Now that all the others have run out of air, it’s my turn to do a little story-making.
In Homer’s account in The Odyssey, Penelope—wife of Odysseus and cousin of the beautiful Helen of Troy—is portrayed as the quintessential faithful wife, her story a salutary lesson through the ages. Left alone for twenty years when Odysseus goes off to fight in the Trojan War after the abduction of Helen, Penelope manages, in the face of scandalous rumors, to maintain the kingdom of Ithaca, bring up her wayward son, and keep over a hundred suitors at bay, simultaneously. When Odysseus finally comes home after enduring hardships, overcoming monsters, and sleeping with goddesses, he kills her suitors and—curiously—twelve of her maids.
In a splendid contemporary twist to the ancient story, Margaret Atwood has chosen to give the telling of it to Penelope and to her twelve hanged maids, asking: “What led to the hanging of the maids, and what was Penelope really up to?” In Atwood’s dazzling, playful retelling, the story becomes as wise and compassionate as it is haunting, and as wildly entertaining as it is disturbing. With wit and verve, drawing on the story-telling and poetic talent for which she herself is renowned, she gives Penelope new life and reality—and sets out to provide an answer to an ancient mystery.
**The links to the book used in this post are Affiliated links, should you click on my links and use them to purchase this book, it will gain me some monies, and will cost you nothing, but gotta disclose this first.**
Canongate feeds my addiction to their Canon myths, and I couldn’t be happier with my dealer of choice lolol.
But honestly, I do love fiction like this, where it’s quiet, where it demands attention to every page, and it reworks an idea that people haven’t dared to touch in centuries. Not to say there haven’t been adaptations of The Odyssey but this was my first read of one and I was so delighted that this was focused on Penelope.
She was held to such a high standard in some myths, the epitome of what a wife should be. But she was also seen in another light as someone who was unfaithful to her husband, and ‘evil’ for it. [Despite the fact that we know that man was the definition of like a man-slut. But hey, double standards…
FUCK THE PATRIARCHY, okay back to my review]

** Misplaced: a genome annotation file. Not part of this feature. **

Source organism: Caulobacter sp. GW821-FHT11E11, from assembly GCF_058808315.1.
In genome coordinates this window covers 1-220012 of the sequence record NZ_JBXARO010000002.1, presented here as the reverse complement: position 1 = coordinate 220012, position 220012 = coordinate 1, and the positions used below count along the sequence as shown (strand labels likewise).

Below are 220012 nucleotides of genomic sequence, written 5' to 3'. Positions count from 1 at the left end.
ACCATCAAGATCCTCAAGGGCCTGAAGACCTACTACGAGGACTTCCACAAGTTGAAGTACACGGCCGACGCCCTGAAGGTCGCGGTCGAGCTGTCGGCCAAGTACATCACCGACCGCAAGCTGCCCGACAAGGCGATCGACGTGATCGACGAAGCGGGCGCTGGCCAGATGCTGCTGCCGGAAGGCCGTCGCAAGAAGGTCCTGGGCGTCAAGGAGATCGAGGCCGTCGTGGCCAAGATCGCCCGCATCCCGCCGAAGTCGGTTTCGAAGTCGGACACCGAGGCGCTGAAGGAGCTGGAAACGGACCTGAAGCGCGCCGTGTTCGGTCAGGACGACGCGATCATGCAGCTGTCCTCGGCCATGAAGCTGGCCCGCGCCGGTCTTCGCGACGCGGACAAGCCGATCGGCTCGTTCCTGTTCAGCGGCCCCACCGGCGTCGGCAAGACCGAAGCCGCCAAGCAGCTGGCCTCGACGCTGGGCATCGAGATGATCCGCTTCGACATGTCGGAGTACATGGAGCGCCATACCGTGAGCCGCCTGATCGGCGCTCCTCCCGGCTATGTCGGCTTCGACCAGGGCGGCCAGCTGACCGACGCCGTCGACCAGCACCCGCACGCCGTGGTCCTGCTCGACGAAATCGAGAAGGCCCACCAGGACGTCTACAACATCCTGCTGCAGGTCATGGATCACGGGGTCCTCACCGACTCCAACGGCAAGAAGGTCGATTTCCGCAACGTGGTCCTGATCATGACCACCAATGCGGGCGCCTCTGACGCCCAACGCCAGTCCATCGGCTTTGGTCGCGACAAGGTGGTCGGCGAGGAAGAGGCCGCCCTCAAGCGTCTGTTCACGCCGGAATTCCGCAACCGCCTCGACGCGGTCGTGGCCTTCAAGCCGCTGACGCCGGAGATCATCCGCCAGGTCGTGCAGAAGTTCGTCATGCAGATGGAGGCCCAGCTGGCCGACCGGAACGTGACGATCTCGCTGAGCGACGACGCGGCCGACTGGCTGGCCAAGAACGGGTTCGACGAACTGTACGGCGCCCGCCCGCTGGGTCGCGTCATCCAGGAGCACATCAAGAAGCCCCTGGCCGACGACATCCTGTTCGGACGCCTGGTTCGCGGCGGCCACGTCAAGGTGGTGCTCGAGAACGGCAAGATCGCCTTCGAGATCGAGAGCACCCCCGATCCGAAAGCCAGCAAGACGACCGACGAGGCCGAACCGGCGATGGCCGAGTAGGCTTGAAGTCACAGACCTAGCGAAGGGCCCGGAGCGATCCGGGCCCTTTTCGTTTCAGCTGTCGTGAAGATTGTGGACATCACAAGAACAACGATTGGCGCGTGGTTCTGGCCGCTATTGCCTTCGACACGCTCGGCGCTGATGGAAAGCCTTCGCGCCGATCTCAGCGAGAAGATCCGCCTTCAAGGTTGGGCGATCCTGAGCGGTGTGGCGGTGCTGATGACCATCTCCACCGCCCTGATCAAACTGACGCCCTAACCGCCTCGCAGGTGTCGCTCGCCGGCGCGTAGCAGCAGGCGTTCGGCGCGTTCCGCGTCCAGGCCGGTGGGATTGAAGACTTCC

Atwood is a fantastic author, I have always admired her, ‘The Handmaid’s Tale’ is such a provocative and important read to me personally, and so I knew she would do this story justice.
It’s not about the plot, it’s not about action or really the Odyssey, this is about Penelope, her background, her life as the wife of someone who was so admired, and what her presence faces in consequence of it all.
Atwood knocks it out of the park with her take of Penelope and the twelve maids who serve as the traditional Greek chorus interspersed throughout the novel.
Penelope is able to speak freely which is representative of our more modern times [well how it should be, but I’ll get off my soapbox] she’s able to present to us how things were seen through such a male perspective and how this cost twelve maids their lives. But she’s not entirely free of persecution in this, she must ‘live’ with her own guilt.
The story is short but it’s a languid read, you don’t have to rush through it, you can take your time on the story, and reflect in what Penelope is laying out our feet.
I adored this, and because of its slow pacing and the fact that the drive and focus of this is just Penelope being able to tell us her side of things, it’s not a novel with a particular plot.
I loved it, it was amazing for me, not for everyone, but amazing for me nonetheless and I gave it four huge cups of hot chocolate. Thank you to Canongate for the copy in exchange for my honest opinion.
2 replies on “The Penelopiad Review”
This sounds like an interesting read. I can’t say I’ve heard of her before.
I love Greek mythology and really need to read the Odyssey at some point! I also joined a Margaret Atwood booktube reading club and I am looking forward to reading my way through her works, this one included. I hopefully will read The Odyssey before this one so that I can get to understand some of the references.
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